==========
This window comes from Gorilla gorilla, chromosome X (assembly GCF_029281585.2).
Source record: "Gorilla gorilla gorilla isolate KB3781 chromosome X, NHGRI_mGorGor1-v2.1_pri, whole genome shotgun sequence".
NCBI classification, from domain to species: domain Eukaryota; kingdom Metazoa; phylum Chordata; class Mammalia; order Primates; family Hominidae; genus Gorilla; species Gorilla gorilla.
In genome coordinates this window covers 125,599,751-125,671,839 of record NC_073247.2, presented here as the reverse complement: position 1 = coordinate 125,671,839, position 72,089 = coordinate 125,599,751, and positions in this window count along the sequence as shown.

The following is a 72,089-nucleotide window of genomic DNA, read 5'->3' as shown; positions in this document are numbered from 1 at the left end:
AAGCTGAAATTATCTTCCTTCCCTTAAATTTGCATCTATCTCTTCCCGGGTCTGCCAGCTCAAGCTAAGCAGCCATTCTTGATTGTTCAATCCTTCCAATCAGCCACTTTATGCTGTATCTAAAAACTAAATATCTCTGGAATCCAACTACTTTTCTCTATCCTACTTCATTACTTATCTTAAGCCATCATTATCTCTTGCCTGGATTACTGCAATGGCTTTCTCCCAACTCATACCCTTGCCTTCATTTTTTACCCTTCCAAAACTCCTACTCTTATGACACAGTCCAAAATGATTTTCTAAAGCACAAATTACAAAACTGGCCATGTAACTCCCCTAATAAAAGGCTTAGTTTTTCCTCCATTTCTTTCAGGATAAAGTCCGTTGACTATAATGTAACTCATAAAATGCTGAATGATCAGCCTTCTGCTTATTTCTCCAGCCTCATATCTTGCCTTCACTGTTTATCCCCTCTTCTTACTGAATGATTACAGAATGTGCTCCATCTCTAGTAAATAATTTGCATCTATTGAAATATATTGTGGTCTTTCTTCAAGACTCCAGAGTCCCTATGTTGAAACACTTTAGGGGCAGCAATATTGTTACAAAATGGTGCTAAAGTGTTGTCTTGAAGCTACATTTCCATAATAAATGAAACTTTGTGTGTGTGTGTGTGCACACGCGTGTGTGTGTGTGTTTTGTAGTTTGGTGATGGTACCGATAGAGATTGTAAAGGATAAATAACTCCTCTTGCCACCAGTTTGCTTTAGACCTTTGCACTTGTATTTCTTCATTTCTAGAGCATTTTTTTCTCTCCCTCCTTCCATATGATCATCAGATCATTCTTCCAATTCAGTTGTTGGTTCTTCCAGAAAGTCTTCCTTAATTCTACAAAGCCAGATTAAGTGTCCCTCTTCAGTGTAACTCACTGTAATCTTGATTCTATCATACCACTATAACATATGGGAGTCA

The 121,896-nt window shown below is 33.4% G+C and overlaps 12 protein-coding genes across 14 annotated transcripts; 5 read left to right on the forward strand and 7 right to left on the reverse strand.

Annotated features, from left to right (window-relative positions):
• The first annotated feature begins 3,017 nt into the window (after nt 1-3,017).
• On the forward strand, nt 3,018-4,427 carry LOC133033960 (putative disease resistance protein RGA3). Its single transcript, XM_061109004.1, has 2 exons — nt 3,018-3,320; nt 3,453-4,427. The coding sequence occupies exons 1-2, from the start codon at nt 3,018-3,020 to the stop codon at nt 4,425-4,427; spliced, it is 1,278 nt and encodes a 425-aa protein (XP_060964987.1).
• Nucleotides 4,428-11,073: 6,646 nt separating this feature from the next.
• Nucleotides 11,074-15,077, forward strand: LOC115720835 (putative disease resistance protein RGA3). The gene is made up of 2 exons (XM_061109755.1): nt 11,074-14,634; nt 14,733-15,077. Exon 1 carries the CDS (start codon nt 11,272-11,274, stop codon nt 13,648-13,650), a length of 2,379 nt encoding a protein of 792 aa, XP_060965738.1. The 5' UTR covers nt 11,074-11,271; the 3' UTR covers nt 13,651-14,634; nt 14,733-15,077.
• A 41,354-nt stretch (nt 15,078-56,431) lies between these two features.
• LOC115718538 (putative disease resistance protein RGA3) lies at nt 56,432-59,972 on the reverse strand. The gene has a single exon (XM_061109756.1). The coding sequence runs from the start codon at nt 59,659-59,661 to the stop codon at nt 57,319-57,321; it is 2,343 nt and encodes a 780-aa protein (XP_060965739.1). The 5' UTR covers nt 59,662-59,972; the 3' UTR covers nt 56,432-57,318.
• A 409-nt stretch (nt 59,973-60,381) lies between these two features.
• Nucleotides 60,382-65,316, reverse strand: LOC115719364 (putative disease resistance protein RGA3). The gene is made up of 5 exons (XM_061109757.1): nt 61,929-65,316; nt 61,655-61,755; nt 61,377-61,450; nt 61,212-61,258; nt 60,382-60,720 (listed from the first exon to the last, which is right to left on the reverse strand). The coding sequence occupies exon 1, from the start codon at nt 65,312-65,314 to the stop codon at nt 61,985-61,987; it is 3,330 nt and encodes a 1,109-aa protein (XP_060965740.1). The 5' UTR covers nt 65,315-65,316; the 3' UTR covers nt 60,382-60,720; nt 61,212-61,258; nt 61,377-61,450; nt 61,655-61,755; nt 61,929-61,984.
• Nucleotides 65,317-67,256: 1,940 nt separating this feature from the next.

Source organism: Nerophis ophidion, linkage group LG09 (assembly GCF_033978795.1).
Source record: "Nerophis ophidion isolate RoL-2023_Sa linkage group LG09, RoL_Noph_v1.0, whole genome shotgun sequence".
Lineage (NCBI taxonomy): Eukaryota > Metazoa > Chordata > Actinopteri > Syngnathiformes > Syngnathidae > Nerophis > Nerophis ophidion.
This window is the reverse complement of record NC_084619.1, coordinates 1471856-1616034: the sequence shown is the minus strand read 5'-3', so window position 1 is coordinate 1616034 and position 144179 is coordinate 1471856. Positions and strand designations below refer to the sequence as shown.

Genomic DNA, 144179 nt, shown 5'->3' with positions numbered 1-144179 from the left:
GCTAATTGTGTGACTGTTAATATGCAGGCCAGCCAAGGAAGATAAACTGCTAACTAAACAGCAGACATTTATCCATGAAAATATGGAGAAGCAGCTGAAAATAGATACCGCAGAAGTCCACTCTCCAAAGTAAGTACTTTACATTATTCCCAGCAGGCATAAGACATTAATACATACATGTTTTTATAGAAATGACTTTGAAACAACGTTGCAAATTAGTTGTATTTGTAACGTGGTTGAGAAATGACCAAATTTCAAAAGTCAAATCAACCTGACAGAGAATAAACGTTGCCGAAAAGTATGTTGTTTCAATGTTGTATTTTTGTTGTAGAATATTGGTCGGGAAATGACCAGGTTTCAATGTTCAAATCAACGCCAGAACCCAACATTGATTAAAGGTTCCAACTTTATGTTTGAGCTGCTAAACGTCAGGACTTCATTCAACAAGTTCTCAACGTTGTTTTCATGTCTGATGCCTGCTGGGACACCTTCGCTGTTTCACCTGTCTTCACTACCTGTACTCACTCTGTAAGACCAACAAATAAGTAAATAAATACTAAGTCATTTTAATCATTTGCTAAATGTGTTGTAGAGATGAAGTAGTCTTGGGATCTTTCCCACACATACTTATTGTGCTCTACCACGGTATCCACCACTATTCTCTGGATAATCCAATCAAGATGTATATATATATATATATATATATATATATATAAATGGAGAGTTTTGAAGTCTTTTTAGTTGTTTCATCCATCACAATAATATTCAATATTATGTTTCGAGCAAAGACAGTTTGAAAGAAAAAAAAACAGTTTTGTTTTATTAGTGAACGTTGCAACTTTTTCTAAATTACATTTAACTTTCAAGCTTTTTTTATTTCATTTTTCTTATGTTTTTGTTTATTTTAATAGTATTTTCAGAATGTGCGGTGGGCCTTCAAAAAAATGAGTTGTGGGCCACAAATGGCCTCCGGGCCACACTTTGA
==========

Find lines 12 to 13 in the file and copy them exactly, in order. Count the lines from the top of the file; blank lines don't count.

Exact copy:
• Nucleotides 11,074-15,077, forward strand: LOC115720835 (putative disease resistance protein RGA3). The gene is made up of 2 exons (XM_061109755.1): nt 11,074-14,634; nt 14,733-15,077. Exon 1 carries the CDS (start codon nt 11,272-11,274, stop codon nt 13,648-13,650), a length of 2,379 nt encoding a protein of 792 aa, XP_060965738.1. The 5' UTR covers nt 11,074-11,271; the 3' UTR covers nt 13,651-14,634; nt 14,733-15,077.
• A 41,354-nt stretch (nt 15,078-56,431) lies between these two features.